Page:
• It’s not allowed to transfer an asset to a third party who is a “related person” such as a family member or an entity in which you hold an interest. Any attempt to perform DST with a related person would be tagged as a “sham trust” that is conducted merely to avoid capital gains taxes. Such circumstance won’t be protected under the section 453 provisions.
  • Just like in a 1031 exchange, at any point in the sale process, the seller cannot transfer the asset using constructive receipt of the proceeds from the sale of the asset via the third party. In order to effectively defer capital gains taxes, the only party that must receive the cash in the sale of the transferred asset is either the third party or the trust (of which is the trustee). And that should include a bond’s receipt that is payable on demand.
How do you defer capital gains taxes with a DST?

Assuming that you are transferring an asset with a basis worth $300,000 to a third-party trust and the property is sold for $1million (which will be held by the trust). Based on the installment method of the agreement, you are to be paid $70,000 every six months. So to compute for your gain every six months, $70,000 must be multiplied to 0.7 (gross profit ratio) which then gives you $49,000. This means that the total payment of $140,000 that you will receive each year, $98,000 of which is considered as your gain. This is then the amount that is subject to capital gains taxes. Now, supposing that the federal capital gains tax rate is 20%  (since the gross profit is $700,000), this would give you a capital gains tax of $19,600 every year. Some adjustments may be made if the selling costs and qualified indebtedness would be factored in, but the computation would basically be the same (gross profit ratio is smaller if selling costs would be added, larger gross profit ratio if qualified indebtedness would be added).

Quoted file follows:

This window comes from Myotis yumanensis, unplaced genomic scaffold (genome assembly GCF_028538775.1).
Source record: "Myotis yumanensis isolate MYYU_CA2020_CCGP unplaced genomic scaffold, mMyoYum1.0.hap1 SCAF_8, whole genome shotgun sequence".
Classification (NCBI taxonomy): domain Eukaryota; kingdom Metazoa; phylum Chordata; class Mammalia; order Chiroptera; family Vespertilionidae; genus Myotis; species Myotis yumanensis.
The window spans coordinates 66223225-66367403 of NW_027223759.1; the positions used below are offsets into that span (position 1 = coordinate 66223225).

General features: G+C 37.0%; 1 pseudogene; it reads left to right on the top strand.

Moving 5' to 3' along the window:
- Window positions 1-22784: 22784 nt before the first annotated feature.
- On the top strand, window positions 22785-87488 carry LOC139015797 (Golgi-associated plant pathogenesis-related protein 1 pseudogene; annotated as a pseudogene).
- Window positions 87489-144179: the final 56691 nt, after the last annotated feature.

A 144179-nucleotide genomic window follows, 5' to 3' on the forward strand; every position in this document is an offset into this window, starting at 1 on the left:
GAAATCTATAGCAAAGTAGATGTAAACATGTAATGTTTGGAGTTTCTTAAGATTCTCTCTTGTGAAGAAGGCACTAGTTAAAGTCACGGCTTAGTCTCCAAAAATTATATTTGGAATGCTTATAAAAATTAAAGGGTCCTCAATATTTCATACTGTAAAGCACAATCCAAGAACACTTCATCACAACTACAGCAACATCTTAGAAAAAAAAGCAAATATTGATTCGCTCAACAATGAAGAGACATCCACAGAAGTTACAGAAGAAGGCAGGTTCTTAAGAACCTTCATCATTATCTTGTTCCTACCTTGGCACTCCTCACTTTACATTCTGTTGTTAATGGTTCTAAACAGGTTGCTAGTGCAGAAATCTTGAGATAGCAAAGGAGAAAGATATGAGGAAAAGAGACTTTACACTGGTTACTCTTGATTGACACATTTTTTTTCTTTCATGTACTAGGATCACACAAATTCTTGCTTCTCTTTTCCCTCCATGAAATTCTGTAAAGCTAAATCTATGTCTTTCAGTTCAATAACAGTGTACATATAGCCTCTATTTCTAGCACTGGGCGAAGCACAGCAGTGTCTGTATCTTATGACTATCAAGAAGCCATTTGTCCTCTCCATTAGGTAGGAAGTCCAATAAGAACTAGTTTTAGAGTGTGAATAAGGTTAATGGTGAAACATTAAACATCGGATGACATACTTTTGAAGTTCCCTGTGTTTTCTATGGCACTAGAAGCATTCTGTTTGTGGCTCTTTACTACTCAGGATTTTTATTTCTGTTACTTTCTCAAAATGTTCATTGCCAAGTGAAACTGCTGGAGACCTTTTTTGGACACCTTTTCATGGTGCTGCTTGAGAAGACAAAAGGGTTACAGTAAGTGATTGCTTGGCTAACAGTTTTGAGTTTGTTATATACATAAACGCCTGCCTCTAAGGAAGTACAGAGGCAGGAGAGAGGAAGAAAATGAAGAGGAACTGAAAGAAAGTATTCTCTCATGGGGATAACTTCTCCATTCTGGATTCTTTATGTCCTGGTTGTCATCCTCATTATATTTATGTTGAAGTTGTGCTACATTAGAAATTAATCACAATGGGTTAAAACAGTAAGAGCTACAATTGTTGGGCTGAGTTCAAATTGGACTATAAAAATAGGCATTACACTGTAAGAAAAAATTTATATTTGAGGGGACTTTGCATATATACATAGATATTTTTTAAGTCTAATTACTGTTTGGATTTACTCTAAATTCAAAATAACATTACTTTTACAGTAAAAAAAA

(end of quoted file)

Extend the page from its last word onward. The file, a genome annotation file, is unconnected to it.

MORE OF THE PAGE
In summary, using a DST deal as a means to defer capital gains can help in spreading the tax burden over multiple years than choosing to pay capital gains tax in one lump sum.

Take Note! DST is used to DEFER capital gains taxes (indefinitely), but not to avoid paying it.

Apart from deferring capital gains taxes indefinitely and breaking up the capital tax bill, DST, interestingly, DST can also help in making interest from an installment sale not count as a portion of any payment on the fixed contract price. In this case, there is no gain realized when accepting any payment if ever the installments would just come from the interest on the sale.

However, DST cannot be used to evade paying the capital gains overall (as per section 453). Upon receiving payment from the main proceeds of the original sale, part of that payment is considered as a gain which is subject to capital gains tax (given the gross profit ratio). So the mere way that you can avoid being taxed on the capital gains altogether is to basically avoid getting payments from the principal proceeds in one lump sum. If your goal is to get the original profit from the sale of your asset, there would always be an equivalent portion of capital gain (which always comes with a capital gains tax obligation with it).

How do you determine the amount of payment from the trustee?

The Seller (who is also the taxpayer) decides on the payment amount, arranges and pre-negotiates with the trained and approved Trustee of the DST. The amount and length of term of the installment sales note would depend on the income goals and objectives of the seller.

Would there be adjustments in the payment stream like increasing the payment amount over time?